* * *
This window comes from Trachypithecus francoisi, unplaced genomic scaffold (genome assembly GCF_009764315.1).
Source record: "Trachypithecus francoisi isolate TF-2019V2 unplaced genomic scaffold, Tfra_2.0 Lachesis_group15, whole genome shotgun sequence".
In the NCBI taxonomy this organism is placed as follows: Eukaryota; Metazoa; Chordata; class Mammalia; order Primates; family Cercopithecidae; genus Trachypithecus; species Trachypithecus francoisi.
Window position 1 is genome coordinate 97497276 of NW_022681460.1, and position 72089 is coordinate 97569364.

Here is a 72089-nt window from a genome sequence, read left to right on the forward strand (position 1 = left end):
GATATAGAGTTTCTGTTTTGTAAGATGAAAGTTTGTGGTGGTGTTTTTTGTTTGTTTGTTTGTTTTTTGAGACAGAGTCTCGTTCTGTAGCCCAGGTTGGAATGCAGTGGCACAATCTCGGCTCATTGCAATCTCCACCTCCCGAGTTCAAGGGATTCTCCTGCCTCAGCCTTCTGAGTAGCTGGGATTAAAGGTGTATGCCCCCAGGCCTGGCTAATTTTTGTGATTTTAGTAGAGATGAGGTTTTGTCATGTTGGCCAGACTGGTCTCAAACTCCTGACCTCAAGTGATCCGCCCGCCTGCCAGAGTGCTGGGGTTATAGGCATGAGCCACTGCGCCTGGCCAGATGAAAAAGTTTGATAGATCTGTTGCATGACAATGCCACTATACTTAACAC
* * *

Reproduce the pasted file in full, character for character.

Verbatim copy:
This window comes from Trachypithecus francoisi, unplaced genomic scaffold (genome assembly GCF_009764315.1).
Source record: "Trachypithecus francoisi isolate TF-2019V2 unplaced genomic scaffold, Tfra_2.0 Lachesis_group15, whole genome shotgun sequence".
In the NCBI taxonomy this organism is placed as follows: Eukaryota; Metazoa; Chordata; class Mammalia; order Primates; family Cercopithecidae; genus Trachypithecus; species Trachypithecus francoisi.
Window position 1 is genome coordinate 97497276 of NW_022681460.1, and position 72089 is coordinate 97569364.

Here is a 72089-nt window from a genome sequence, read left to right on the forward strand (position 1 = left end):
GATATAGAGTTTCTGTTTTGTAAGATGAAAGTTTGTGGTGGTGTTTTTTGTTTGTTTGTTTGTTTTTTGAGACAGAGTCTCGTTCTGTAGCCCAGGTTGGAATGCAGTGGCACAATCTCGGCTCATTGCAATCTCCACCTCCCGAGTTCAAGGGATTCTCCTGCCTCAGCCTTCTGAGTAGCTGGGATTAAAGGTGTATGCCCCCAGGCCTGGCTAATTTTTGTGATTTTAGTAGAGATGAGGTTTTGTCATGTTGGCCAGACTGGTCTCAAACTCCTGACCTCAAGTGATCCGCCCGCCTGCCAGAGTGCTGGGGTTATAGGCATGAGCCACTGCGCCTGGCCAGATGAAAAAGTTTGATAGATCTGTTGCATGACAATGCCACTATACTTAACAC